A widow or widower is eligible for a survivor’s benefit from Social Security even if they never worked – as long as the deceased spouse qualified for benefits based on his or her own income record. Also, note that surviving spouses must have been married to their most current spouse for at least the nine months prior to their passing or for 10 years if the couple was divorced.
When Can You Claim?
A widow/er may apply for benefits once she turns age 60, age 50 if she qualifies as disabled or if she is responsible for the care of a child under age 16 (or a mentally or physically disabled child aged 16 or older). However, if the widow/er applies for a surviving spouse’s benefit starting at age 60/50, that benefit will be permanently reduced from the maximum amount available if she were to wait until her own full retirement age.
What Is Full Retirement Age for the Widow/er?
For anyone born from 1945 to 1955, their full retirement age (FRA) is 66. If born between 1955 and 1959, FRA increases by two months each year from age 66 to 67. FRA is age 67 for anyone born in 1960 or later.
How Much Can You Get?
First and foremost, all Social Security beneficiaries receive the highest benefit for which they qualify. Therefore, if a surviving spouse would receive a higher benefit from her own record of earnings than that of the deceased spouse, then that’s the amount she will receive.
If the deceased was receiving Social Security disability benefits when he passed, the survivor benefit is based on the deceased’s disability benefit.
Normally, the spousal benefit equals half the benefit of the higher-earning spouse. However, the surviving spouse’s benefit equals 100 percent of what the deceased worker would have received, including any delayed retirement credits he earned by postponing benefits to age 70.
The minimum surviving spouse benefit at age 60 is 71.5 percent of the available amount. This represents a permanent loss of 28.5 percent of the benefit available at FRA. The widow/er benefit is reduced for each month shy of his or her own FRA, so the closer they get to FRA before applying, the higher the benefit. The amount freezes once they begin drawing benefits, although it will increase incrementally based on cost-of-living adjustments.
The maximum benefit a widow/er may receive is 100 percent of what the deceased spouse would receive if he was still alive. However, that amount may already be reduced. For example, if the deceased began drawing benefits at age 62 instead of waiting until FRA, then that is the maximum benefit the widow/er is eligible for. If she begins drawing early before her own FRA, that benefit will be reduced further.
Ideally, the deceased will not have started receiving Social Security before his death. In this scenario, even if he died in his 50s, his maximum benefit is what he would have received at FRA. Now it’s up to the widow/er to time her survivor benefit – she can wait until her own FRA or take a permanently reduced benefit.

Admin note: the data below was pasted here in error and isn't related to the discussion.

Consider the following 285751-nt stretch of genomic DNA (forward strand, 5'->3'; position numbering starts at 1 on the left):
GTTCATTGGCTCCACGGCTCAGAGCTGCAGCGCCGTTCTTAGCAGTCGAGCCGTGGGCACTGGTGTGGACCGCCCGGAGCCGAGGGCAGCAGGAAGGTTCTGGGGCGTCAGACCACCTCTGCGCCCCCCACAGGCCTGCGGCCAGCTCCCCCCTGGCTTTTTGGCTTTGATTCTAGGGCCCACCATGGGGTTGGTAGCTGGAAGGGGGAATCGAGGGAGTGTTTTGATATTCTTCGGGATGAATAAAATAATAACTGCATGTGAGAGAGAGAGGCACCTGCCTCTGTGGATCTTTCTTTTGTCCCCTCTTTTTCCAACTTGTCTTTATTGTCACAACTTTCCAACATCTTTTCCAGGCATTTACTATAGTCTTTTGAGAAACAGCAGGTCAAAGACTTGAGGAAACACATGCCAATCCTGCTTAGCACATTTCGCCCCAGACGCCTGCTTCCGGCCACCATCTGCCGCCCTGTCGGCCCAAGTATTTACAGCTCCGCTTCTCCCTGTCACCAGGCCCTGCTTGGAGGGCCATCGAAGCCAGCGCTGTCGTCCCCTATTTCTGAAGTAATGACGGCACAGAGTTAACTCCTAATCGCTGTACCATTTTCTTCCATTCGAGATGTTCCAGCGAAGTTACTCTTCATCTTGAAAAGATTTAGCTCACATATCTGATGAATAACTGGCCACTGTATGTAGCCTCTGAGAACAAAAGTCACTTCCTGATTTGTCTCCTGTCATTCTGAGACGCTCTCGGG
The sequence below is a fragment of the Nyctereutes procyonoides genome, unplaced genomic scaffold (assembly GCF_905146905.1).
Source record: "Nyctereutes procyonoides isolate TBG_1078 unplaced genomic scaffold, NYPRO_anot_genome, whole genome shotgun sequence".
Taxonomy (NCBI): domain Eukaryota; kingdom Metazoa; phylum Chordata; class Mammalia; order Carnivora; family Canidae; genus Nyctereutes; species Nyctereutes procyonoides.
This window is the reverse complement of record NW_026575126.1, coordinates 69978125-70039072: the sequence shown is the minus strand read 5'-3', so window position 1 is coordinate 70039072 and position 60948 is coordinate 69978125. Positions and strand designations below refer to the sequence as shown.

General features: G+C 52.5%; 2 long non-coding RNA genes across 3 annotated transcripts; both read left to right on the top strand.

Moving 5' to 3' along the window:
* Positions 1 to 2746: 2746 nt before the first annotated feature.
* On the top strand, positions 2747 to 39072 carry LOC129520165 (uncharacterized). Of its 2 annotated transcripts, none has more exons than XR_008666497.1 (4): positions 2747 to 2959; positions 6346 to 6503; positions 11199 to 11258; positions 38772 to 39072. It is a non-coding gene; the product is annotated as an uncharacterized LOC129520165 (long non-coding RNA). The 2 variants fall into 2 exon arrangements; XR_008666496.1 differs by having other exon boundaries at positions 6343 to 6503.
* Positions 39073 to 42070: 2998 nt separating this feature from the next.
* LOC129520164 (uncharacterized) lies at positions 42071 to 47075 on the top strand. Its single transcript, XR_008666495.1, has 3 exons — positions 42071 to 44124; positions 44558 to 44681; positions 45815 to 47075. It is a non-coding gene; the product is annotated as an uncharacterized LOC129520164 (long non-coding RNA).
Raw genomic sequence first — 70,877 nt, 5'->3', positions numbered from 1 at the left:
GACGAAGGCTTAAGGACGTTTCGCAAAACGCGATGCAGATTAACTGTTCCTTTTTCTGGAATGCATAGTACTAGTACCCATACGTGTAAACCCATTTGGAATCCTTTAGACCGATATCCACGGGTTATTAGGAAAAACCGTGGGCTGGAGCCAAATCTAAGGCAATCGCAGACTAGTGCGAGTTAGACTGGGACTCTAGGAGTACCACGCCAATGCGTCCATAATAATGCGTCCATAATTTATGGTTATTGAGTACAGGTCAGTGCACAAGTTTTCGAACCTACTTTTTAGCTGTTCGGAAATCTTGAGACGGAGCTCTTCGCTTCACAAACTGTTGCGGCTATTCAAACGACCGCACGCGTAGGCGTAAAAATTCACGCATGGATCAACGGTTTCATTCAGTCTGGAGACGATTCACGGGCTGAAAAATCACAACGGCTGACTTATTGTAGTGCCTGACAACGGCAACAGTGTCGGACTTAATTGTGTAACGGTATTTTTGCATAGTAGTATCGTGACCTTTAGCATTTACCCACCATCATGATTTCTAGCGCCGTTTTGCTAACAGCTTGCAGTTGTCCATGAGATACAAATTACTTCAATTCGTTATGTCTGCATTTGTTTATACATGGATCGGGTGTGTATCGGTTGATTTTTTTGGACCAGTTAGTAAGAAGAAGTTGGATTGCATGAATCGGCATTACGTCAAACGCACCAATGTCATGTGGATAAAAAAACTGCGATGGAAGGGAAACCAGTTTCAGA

One strategy a widow/er may want to consider is to begin her own benefit at age 62, even if it is less than what she would draw as a survivor. Then, she can delay drawing the survivor benefit until it grows higher – ideally, the highest benefit at her FRA.
If the widow/er does not have her own benefit from earnings or can’t live on that amount alone, she may want to withdraw income from other sources, such as retirement savings or an annuity. While that may reduce her overall net worth, it’s important to remember that the Social Security benefit continues for life, so it may be worthwhile to get the highest benefit possible. Other accounts, such as an IRA or 401(k), will stop paying out income once they are depleted.
If the widow/er has a stronger earnings record, another option is to begin drawing the survivor’s benefit early and delay taking her own benefit until FRA or age 70, to receive a higher benefit for life based on her own record. Once she applies for her own benefit, the payout will increase to a higher amount.
Seek Professional Advice
Knowing when to begin drawing a widow/ers benefit can be challenging. The best option is usually based on factors such as other income resources and even the widow’s health. If in poor health and not expected to live many years, it may be wise to begin the survivor’s benefit as soon as possible. Otherwise, it’s probably better to wait and get a higher payout for as long as she lives.
Another thing to keep in mind is that if the widow/er doesn’t know the deceased spouse’s FRA benefit at the time of death, she is not likely to find out until age 60. The Social Security shuts down the deceased’s account at death and won’t reveal the benefit until the widow/er is of qualifying age to begin receiving it. It’s always a good idea for both spouses to check (and share with each other) their accrued benefits each year so that they have accurate numbers to plan with in case one spouse passes away.